There probably is and to take that little bit more seriously, I actually give a talk where I compare Broadway to space, which is probably not something anybody does, but I go through 10 key things in Broadway, i n t he theater business and t he space business. And I show how t hey're a lot more alike than people realize the passion that exists in theater business is very similar to the passion that exists in space business. People do it because they love it. When you start a show at eight o'clock, the curtain goes up, it's not dissimilar t o pushing a button on a rocket launch. You don't get to return it. And there are a lot of connections that I find just playful, but also sort of fun. People have passions in many different ways.

Richard Miles:

I'll bet. I mean, with all those moving parts, and like you said, on a very tight timeline that, that has to be executed You don't really get a do over or at least not right away.

Mark Sirangelo:

We have a lot of professionals and artisans that are involved. I actually think of space as art because a large part of what we do in space, particularly in the commercial space industry has never been done. It has to be imagined. It has to be created. It has to be drawn in many ways, literally sometimes drawn and imagined in terms of what it might look like. And that's a very artistic activity, which people don't always attribute to the space industry.

Richard Miles:

Mark, before we move on to the future, let's just spend a little bit of time talking about where we are right now from listeners who don't necessarily follow the ins and outs and capabilities. They might see an occasional YouTube clip or something like that. What are commercial private efforts in government capable of doing right now, or at least in the next few months? And then let's talk about what we might expect in the next 10 years.

Mark Sirangelo:

Sure. I think this is, I would say a golden age in many ways of the space industry. There is a whole lot of change going on right now. And if you go back before the new year, 2000 virtually all the space business was conducted by governments, run by NASA, as we know, or the defense department or around the world by governments. Since then there have been hundreds of companies, commercial companies that have taken on many of those parts of it. So for example, recently the astronauts who went to the space station or brought up on a commercially designed commercially built and commercially launched space vehicle built by space X under a program run by NASA called the commercial Crew Program. That program did not make NASA build anything. NASA became, the manager became the overseer, became the certifier, the space X did all the work to make that happen. And I think what we're seeing more and more of the satellites that drive our days, the research that's going on in space is now in some ways, a public private partnership in some ways, completely commercial. And the idea that commercial companies would be building their own spaceships as my former company did and space X and others. It was not really conceivable when I first started building a replacement for the space shuttle, people laughed at me saying, how could you possibly do that with 40 people in a garage in San Diego when there are 18,000 people working on the space shuttle program, but we've seen it is possible to do that. And I think there's a lot of people look at their lives and their careers, the idea of looking at something that seems impossible and making it possible is one of the greatest thrills that you could do in your life I think.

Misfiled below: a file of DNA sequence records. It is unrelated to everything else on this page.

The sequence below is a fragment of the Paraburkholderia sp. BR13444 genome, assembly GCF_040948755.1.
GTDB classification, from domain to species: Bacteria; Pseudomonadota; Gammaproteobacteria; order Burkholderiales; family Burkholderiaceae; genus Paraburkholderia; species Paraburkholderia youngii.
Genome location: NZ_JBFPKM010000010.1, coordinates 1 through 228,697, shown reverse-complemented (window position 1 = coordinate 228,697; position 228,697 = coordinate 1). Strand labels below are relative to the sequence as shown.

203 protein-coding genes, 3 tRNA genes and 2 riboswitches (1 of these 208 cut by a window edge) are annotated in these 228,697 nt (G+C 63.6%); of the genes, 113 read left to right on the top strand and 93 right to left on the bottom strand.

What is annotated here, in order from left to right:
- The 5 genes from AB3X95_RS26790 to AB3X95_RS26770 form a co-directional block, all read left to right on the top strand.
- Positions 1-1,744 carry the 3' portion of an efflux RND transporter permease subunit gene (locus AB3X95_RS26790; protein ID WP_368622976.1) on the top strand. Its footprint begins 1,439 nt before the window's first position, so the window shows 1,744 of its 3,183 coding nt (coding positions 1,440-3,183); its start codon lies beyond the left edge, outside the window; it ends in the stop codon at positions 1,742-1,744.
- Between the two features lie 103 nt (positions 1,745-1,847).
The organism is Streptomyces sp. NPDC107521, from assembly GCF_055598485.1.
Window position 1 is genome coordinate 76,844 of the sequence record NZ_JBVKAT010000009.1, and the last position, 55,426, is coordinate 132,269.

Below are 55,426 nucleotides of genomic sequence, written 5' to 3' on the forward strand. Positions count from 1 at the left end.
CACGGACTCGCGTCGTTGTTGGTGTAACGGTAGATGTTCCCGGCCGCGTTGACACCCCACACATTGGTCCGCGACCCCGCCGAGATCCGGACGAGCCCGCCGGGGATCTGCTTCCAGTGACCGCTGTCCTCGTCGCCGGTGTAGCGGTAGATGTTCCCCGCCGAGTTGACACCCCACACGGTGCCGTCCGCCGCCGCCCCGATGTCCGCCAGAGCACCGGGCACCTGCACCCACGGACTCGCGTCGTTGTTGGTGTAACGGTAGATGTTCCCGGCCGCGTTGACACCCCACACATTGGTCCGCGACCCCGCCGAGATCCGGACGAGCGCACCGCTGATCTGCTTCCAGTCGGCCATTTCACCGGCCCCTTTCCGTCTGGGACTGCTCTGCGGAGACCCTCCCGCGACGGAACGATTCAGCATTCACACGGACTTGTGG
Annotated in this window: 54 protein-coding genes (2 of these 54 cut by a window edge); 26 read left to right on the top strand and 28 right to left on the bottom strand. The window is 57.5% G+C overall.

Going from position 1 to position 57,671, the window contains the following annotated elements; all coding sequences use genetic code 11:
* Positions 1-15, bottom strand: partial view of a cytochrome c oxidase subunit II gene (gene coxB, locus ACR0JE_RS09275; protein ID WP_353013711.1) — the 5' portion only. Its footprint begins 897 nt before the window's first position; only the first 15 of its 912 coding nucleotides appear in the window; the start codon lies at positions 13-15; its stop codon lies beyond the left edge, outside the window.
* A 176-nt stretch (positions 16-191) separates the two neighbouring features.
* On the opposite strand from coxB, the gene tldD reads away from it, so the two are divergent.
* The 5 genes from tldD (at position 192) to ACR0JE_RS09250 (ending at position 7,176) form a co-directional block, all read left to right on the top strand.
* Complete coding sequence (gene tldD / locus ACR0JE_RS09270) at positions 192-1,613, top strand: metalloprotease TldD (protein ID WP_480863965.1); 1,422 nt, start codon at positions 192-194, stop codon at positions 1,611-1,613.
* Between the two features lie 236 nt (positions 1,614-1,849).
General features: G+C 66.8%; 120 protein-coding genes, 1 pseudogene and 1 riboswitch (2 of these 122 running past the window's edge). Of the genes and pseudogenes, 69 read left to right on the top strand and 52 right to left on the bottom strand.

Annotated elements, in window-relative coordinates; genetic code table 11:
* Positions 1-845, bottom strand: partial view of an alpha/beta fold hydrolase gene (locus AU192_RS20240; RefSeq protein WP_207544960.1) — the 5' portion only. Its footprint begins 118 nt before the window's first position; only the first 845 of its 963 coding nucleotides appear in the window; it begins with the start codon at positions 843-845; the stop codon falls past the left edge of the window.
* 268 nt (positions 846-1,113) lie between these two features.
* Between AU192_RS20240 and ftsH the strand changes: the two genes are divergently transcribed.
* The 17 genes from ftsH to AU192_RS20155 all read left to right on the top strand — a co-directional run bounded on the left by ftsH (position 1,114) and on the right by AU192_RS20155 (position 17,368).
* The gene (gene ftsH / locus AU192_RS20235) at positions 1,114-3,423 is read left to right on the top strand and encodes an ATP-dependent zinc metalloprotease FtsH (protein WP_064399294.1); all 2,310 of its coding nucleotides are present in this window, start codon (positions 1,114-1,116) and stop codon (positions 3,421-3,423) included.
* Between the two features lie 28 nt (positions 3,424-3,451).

Richard Miles:

So we're now at the point where it's fairly routine, certainly the launch rockets into space to carry passenger into space, to and from the space station, let's take head on to space skeptics who say like, well, great it was wonderful to have a space program in the middle or the apex of the cold war where we definitely wanted to prove U.S. superiority. Oh , it's in space, but also technologically speaking, militarily speaking, just so you know, when president Kennedy committed the United States go to the moon. I mean, that was part of that national effort. And now you have some people say, well, okay, great, cold war is over. What do we really get out of going to space setting aside, of course, the very powerful, romantic ideas of exploration, which has always motivated humans. So you can't discount that or disregard that, but from a sort of practical, hard nose standpoint, what justifies the money and the time, both by commercial interests in governments into essentially this space Renaissance.